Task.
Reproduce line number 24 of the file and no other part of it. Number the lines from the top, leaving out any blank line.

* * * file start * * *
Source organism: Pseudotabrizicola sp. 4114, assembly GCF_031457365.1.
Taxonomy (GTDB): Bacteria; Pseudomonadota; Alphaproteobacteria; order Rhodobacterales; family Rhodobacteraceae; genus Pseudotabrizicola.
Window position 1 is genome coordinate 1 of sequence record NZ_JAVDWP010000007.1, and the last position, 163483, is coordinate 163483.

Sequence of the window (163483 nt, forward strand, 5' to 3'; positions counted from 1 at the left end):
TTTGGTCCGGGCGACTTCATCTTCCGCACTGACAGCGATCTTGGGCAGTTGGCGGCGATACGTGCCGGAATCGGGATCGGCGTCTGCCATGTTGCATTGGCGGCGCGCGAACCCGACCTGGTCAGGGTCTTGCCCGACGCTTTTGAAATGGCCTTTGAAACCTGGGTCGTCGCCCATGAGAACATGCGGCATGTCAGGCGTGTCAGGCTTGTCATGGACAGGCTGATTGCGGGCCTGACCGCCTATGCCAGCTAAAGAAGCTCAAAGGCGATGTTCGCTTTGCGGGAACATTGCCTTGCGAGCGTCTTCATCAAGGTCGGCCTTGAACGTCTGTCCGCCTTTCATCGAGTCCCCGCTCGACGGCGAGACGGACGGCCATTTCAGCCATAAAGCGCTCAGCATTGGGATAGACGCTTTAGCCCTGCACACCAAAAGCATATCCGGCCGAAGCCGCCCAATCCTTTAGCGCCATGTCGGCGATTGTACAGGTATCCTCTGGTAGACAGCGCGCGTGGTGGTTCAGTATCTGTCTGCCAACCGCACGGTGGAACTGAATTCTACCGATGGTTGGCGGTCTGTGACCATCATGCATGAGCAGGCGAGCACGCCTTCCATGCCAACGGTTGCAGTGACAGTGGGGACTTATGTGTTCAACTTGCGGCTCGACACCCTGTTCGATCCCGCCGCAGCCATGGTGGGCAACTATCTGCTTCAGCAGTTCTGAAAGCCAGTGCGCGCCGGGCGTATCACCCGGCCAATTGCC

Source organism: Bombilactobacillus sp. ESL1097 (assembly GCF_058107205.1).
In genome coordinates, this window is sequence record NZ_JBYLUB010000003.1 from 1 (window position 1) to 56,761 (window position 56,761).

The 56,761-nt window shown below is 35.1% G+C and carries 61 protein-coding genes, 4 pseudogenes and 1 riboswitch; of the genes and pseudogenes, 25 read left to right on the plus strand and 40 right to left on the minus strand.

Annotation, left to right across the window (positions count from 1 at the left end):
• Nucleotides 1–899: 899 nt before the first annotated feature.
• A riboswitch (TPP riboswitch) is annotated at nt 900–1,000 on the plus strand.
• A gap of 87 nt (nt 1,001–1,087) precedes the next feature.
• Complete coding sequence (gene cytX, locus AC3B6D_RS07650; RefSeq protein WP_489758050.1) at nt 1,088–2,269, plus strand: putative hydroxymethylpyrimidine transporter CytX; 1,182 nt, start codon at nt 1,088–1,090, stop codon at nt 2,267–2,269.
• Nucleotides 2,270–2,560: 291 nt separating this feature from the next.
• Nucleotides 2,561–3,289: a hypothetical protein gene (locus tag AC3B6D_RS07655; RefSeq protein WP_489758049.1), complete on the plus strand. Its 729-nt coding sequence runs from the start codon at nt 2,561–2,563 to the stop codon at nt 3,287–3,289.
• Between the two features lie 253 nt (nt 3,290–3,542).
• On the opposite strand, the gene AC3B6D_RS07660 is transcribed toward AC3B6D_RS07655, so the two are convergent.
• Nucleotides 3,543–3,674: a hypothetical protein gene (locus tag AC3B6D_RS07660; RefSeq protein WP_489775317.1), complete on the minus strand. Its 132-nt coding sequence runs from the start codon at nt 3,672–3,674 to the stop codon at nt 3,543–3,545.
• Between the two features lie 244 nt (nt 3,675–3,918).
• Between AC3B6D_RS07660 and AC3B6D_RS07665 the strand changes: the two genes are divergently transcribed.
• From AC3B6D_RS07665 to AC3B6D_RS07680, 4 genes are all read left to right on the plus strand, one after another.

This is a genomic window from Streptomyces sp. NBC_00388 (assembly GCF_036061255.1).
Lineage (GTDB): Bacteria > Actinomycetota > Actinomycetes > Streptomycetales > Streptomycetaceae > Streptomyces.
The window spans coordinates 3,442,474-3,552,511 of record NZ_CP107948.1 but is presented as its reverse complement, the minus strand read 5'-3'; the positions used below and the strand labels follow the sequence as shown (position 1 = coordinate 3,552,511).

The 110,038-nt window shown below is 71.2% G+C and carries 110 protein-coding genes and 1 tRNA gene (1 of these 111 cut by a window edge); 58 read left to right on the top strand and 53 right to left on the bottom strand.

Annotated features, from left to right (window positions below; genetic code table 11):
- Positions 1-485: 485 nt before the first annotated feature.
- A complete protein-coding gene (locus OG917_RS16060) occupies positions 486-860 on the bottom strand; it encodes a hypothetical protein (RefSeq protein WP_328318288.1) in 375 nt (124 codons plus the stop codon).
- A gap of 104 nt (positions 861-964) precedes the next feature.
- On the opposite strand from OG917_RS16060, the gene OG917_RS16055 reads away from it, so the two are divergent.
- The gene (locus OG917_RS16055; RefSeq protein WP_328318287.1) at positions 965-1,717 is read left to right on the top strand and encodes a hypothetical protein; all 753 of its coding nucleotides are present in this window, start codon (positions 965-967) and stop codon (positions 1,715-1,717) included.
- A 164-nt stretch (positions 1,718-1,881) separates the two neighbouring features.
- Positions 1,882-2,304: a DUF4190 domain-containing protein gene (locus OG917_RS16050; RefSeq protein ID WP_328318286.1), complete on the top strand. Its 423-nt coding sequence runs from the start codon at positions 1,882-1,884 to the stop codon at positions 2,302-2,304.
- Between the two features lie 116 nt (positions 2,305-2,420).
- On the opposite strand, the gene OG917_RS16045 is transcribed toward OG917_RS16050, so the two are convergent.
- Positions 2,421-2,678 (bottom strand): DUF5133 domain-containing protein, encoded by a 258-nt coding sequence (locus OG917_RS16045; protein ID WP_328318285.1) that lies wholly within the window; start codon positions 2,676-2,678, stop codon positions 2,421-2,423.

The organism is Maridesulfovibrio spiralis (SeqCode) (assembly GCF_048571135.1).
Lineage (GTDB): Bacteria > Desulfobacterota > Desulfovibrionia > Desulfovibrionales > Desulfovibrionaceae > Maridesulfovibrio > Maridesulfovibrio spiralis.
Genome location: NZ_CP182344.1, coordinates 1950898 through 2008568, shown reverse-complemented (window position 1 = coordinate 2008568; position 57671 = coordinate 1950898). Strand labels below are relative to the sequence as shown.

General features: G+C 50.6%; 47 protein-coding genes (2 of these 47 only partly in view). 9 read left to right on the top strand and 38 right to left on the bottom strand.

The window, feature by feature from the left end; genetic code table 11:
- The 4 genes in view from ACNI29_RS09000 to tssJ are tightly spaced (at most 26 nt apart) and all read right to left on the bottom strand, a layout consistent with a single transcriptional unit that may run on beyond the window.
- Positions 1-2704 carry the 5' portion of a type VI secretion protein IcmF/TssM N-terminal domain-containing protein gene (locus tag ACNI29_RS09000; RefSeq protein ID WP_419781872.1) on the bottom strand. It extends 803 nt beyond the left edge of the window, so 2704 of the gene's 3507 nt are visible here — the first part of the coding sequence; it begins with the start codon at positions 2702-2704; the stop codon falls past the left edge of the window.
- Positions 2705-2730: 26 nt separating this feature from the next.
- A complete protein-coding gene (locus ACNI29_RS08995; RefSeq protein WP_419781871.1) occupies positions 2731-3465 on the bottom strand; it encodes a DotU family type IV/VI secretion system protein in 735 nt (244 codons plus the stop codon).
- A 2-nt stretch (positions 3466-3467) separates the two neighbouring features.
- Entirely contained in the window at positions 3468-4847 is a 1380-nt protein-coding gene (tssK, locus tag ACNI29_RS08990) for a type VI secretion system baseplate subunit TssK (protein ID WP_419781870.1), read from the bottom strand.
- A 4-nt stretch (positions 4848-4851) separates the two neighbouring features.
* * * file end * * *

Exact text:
The window spans coordinates 3,442,474-3,552,511 of record NZ_CP107948.1 but is presented as its reverse complement, the minus strand read 5'-3'; the positions used below and the strand labels follow the sequence as shown (position 1 = coordinate 3,552,511).